Firefox 2 Aims to Steal IE Corporate Developers
Mozilla is challenging IE with all sorts of new goodies and developers are flocking to it faster than you can say "Firefox."
The Mozilla Foundation released the final version of Firefox 2 on Oct. 24. While the primary aim of the open source browser is to lure end users, another goal is to prompt corporate development managers to switch allegiances.
Officials from Mozilla believe the combination of the new Firefox and IE 7 radically changes the browser market. The most critical issue could be Microsoft's de-emphasis of ActiveX, a powerful technology that hackers love to attack, Mozilla officials argued in a recent interview.
Not only does the change rob Microsoft of an important market advantage, it gives Mozilla room to promote a development environment focused largely on AJAX.
Developers can target three main areas: The actual structure of the user interface can be modified, the style or the way the UI looks can be changed and the behavior of UI elements such as buttons and menus can be programmed. Firefox extensions can be implemented two ways: as a discrete extension or as extension code integrated within the Firefox code base itself.
Legions of Web developers already write to Firefox first, if only because some 10 percent of the market has gone over to Firefox and compatibility is critical. Being cross-platform doesn't hurt Firefox, either.
Because Mozilla is open source, its development environment and licensing are very different from Microsoft's. For one, Mozilla tries to keep the browser lean, and often adds features through add-ons. There are currently more than 1,800 add-ons that help users shop, blog or download music.
Firefox 2 includes the following improvements:
- Spell checking
- Live titles: short descriptions of Web site information
- Anti-phishing technology
- Session Restore: After a crash, you can recover your tabs and even the information you were typing into a Web site form.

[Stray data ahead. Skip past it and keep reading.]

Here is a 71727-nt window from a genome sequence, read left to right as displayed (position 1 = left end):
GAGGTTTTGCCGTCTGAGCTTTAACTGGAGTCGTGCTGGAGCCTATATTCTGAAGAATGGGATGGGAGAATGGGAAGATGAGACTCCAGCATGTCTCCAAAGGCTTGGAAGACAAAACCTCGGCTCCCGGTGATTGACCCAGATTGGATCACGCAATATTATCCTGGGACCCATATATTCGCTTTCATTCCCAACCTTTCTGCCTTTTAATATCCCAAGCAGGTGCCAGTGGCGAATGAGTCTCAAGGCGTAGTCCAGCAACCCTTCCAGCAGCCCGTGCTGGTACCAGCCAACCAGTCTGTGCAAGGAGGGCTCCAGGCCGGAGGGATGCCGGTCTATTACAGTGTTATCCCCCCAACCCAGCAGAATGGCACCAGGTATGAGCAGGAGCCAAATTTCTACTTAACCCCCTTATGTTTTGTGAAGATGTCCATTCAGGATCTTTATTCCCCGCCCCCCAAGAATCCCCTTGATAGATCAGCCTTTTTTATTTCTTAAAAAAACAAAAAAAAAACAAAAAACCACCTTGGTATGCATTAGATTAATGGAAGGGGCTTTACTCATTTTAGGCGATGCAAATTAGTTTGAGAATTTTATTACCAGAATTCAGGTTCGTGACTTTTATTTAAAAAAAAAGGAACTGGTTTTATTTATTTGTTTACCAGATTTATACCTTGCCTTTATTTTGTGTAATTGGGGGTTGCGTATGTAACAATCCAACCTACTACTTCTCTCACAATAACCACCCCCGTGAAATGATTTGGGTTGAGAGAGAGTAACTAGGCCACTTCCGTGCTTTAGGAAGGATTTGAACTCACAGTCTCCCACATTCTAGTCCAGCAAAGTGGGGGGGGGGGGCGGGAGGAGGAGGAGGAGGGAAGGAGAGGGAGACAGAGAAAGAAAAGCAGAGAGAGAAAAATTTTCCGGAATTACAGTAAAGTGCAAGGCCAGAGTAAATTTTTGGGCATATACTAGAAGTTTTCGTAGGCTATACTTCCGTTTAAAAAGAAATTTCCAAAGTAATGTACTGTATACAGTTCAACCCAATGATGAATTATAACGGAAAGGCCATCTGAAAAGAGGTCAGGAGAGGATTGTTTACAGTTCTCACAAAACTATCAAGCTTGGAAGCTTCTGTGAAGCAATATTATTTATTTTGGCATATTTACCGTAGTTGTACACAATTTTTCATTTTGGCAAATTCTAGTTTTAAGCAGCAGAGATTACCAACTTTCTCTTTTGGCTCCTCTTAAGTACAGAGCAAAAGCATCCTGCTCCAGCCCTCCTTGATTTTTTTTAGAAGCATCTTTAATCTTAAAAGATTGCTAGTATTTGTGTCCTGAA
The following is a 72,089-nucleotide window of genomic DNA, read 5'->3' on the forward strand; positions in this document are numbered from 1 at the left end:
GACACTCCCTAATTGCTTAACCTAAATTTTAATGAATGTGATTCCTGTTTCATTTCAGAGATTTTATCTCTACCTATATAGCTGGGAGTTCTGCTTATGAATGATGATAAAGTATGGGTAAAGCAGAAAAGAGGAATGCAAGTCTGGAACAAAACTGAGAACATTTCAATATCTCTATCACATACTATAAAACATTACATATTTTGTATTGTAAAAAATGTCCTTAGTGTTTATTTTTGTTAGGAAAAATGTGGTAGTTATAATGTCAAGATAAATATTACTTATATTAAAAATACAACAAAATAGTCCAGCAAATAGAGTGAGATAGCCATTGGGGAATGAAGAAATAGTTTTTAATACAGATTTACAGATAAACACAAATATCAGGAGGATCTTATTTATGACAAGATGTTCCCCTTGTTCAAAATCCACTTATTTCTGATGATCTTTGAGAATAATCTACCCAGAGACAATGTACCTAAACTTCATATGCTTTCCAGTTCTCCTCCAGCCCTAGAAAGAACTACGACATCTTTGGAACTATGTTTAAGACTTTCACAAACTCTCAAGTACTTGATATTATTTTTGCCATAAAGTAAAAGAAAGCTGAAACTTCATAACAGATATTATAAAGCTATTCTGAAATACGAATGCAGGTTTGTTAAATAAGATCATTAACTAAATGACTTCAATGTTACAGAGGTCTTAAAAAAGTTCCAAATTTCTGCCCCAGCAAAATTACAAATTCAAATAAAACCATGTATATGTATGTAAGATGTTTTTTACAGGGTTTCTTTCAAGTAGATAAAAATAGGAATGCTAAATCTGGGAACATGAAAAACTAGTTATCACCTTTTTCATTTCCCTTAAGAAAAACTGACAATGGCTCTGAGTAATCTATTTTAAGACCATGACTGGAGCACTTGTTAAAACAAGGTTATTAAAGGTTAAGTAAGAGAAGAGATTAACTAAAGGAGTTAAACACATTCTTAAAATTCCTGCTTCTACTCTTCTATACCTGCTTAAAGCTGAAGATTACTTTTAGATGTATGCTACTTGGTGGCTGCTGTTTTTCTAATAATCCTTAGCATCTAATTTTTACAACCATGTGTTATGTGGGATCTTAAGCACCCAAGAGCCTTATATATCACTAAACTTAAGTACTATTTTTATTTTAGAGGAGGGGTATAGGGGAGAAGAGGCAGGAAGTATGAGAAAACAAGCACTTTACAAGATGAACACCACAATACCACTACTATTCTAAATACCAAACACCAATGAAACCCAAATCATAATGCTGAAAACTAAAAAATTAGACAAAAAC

Developers are likely to be most interested in the Add-on Manager. This tool makes it easier to install and use Firefox add-ons whether written by corporate developers, vendors or Firefox hobbyists.
Third Time's A Charm
Firefox 3 could be the most revolutionary version yet. With today's browsers, once a search or series of searches are done, the results are either stuck in the browser history store or perhaps saved by the user as a bunch of bookmarks. There's no easy way to go back and see how the search unfolded. Lacking a way to organize searches, users often go through the entire search process again when returning to a previously researched subject. By the same token, it can be difficult, if not impossible, to share the search process or results with others.
Firefox 3 could change all that. Mozilla is looking to add better tagging of sites, indexing of the history and having frequently visited sites highlighted, such as showing up automatically on your favorites, Schroepfer says.
Firefox is gaining an edge on IE even as market research shows the open source browser grabbing increasing market share. According to OneStat.com of Amsterdam, the Netherlands, IE's global market share in September had slipped to 85.85 percent, from 87.28 percent in April 2005. Firefox, meanwhile, saw its share rise to 11.49 percent in September, from 8.45 in April 2005. Apple Computer Inc.'s Safari browser inhabits the third spot, with 1.61 percent of the market, according to OneStat.com.
Doug Barney is editor in chief of Redmond magazine and the VP, editorial director of Redmond Media Group.